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Author: (RP Exclusive)Date: 05/17/2004
U18 World Junior Championships Player Performance Recaps Part 3: Forwards - Second Line (Radulov- Yunkov- Voloshenko)

2004 U18 World Junior ChampionshipsAll season, U18 Team Russia’s second line (Radulov – Yunkov – Voloshenko) has been the squad’s most dynamic unit with the most chemistry. The line’s production really skyrocketed during February’s Five Nations Tournament. An important factor in the line’s success has been the manner in which all it’s members complement each other and share the puck. Roman Voloshenko is the designated finished, Alexander Radulov is the playmaker and Mikhail Yunkov is the defensive center. Listed below are the individual recaps and grades of each player of the U18 Russian National team’s high powered second line. The grading scale is from " A" to " F" , with " F" being the worst possible grade and " A" being the best possible grade.

Alexander Radulov RW (Grade B)
Radulov’s Recall to Dynamo
As reported earlier by, Radulov was recalled by Dynamo Moscow from Tver late in the regular season. The move caused a lot of concern regarding the young player’s development, since he was the top impact player for THK Tver in the High League, and most likely would have never seen much ice with Dynamo Moscow. The fears proved to be founded, as Radulov played only one game for Dynamo Moscow in almost two months with the club, spending the rest of the regular season with Dynamo 2, playing at a significantly lower level of hockey. While with Dynamo 2, Radulov lost some of the edge he gained while with THK, and arrived at the U18 WJC training camp in not as good of a playing shape as he was in at the February’s Five Nations tournament.

U18 WJC:
Radulov started the tournament off strong in the qualifying round. The young forward saw the ice well and proved to be a very good playmaker. While his hands are not on the same level as those of Malkin or Parshin, Radulov would probably be the third or fourth best puckhandler being drafted out of Russia this year. The talented winger carried the puck up the ice with confidence and made a lot of impressive set ups for his linemates, especially Voloshenko. To effectively complement his strong array of skills, the young forward does still need to improve his skating, which is currently slightly above average. Radulov was not as dominant in Minsk as he was in Finland a few months earlier, but throughout the tournament he still played at a very high level and the young forward showed a lot of heart and effort.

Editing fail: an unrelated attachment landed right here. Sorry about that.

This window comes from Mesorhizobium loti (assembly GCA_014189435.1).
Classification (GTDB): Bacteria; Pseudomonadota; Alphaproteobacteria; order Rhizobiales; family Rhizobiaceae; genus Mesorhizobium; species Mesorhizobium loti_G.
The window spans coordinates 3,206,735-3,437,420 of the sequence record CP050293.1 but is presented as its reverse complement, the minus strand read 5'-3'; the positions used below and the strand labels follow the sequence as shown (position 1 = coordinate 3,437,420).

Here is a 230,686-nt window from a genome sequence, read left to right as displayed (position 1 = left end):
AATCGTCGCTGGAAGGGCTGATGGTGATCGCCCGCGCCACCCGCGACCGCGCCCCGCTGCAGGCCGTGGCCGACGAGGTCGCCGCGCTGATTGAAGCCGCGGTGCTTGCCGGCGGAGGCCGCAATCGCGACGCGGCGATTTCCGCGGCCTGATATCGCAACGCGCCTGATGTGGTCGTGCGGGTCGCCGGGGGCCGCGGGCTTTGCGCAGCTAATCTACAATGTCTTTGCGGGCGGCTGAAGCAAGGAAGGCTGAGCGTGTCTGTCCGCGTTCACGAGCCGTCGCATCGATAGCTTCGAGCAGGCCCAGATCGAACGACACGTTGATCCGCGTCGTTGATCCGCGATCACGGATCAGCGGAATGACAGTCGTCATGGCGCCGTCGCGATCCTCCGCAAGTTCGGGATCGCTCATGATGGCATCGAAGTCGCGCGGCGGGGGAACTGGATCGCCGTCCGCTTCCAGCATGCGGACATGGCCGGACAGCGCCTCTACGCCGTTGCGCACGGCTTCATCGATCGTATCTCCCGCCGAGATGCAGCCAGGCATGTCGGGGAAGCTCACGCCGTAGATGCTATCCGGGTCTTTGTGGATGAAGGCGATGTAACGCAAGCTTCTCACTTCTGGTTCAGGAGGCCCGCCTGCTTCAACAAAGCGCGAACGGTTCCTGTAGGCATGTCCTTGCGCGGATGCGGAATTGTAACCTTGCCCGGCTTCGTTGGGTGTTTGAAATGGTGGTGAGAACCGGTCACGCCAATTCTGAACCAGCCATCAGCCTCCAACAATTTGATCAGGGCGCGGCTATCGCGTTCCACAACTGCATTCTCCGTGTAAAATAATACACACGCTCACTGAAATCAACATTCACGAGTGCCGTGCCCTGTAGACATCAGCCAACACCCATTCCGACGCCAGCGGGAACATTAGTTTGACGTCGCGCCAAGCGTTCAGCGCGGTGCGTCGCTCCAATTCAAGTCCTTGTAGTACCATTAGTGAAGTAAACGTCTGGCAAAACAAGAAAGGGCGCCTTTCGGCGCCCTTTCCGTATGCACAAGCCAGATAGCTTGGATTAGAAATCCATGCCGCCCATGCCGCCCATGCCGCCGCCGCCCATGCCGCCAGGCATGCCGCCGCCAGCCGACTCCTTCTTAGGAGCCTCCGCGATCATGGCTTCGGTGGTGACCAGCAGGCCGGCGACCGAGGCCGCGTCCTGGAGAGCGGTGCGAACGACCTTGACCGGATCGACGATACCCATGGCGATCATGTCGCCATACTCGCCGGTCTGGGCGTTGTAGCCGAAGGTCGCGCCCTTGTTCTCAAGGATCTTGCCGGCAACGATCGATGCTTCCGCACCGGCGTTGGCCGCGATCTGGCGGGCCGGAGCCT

The Medal Round
Surprisingly, the young winger, who is known for letting emotions get the better of him and unnecessarily draw penalties, only received a single minor penalty during the entire tournament. This is a positive and a negative indicator of Radulov’s performance at the U18 WJC. While he played more disciplined hockey, Radulov also did not fare well against more physical Canadian and American squads, which is a cause for some concern. This is likely a mental issue that the young forward will need to battle through. Radulov does not need to become an enforcer, but he does need to learn to stay in the play despite physical pressure.